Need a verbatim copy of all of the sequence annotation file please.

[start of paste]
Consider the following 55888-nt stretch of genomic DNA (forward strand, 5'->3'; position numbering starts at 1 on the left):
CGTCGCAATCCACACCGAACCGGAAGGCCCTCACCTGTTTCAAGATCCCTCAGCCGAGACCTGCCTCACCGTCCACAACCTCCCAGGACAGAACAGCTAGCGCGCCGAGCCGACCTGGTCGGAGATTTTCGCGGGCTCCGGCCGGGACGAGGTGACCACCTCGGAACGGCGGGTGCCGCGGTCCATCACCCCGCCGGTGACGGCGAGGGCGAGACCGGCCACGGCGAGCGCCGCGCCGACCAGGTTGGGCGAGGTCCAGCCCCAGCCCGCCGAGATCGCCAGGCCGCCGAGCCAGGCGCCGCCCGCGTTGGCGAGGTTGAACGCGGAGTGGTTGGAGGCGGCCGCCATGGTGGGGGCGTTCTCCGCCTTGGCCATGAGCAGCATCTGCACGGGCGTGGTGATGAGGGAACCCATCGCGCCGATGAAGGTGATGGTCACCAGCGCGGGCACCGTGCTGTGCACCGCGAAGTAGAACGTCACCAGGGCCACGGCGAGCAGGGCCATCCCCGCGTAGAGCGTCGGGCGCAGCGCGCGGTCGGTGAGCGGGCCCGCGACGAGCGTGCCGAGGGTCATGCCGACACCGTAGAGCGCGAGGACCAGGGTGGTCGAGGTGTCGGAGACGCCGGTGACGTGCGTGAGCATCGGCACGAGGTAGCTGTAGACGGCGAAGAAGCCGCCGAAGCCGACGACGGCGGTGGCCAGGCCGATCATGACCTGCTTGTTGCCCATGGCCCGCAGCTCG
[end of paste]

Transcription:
Consider the following 55888-nt stretch of genomic DNA (forward strand, 5'->3'; position numbering starts at 1 on the left):
CGTCGCAATCCACACCGAACCGGAAGGCCCTCACCTGTTTCAAGATCCCTCAGCCGAGACCTGCCTCACCGTCCACAACCTCCCAGGACAGAACAGCTAGCGCGCCGAGCCGACCTGGTCGGAGATTTTCGCGGGCTCCGGCCGGGACGAGGTGACCACCTCGGAACGGCGGGTGCCGCGGTCCATCACCCCGCCGGTGACGGCGAGGGCGAGACCGGCCACGGCGAGCGCCGCGCCGACCAGGTTGGGCGAGGTCCAGCCCCAGCCCGCCGAGATCGCCAGGCCGCCGAGCCAGGCGCCGCCCGCGTTGGCGAGGTTGAACGCGGAGTGGTTGGAGGCGGCCGCCATGGTGGGGGCGTTCTCCGCCTTGGCCATGAGCAGCATCTGCACGGGCGTGGTGATGAGGGAACCCATCGCGCCGATGAAGGTGATGGTCACCAGCGCGGGCACCGTGCTGTGCACCGCGAAGTAGAACGTCACCAGGGCCACGGCGAGCAGGGCCATCCCCGCGTAGAGCGTCGGGCGCAGCGCGCGGTCGGTGAGCGGGCCCGCGACGAGCGTGCCGAGGGTCATGCCGACACCGTAGAGCGCGAGGACCAGGGTGGTCGAGGTGTCGGAGACGCCGGTGACGTGCGTGAGCATCGGCACGAGGTAGCTGTAGACGGCGAAGAAGCCGCCGAAGCCGACGACGGCGGTGGCCAGGCCGATCATGACCTGCTTGTTGCCCATGGCCCGCAGCTCG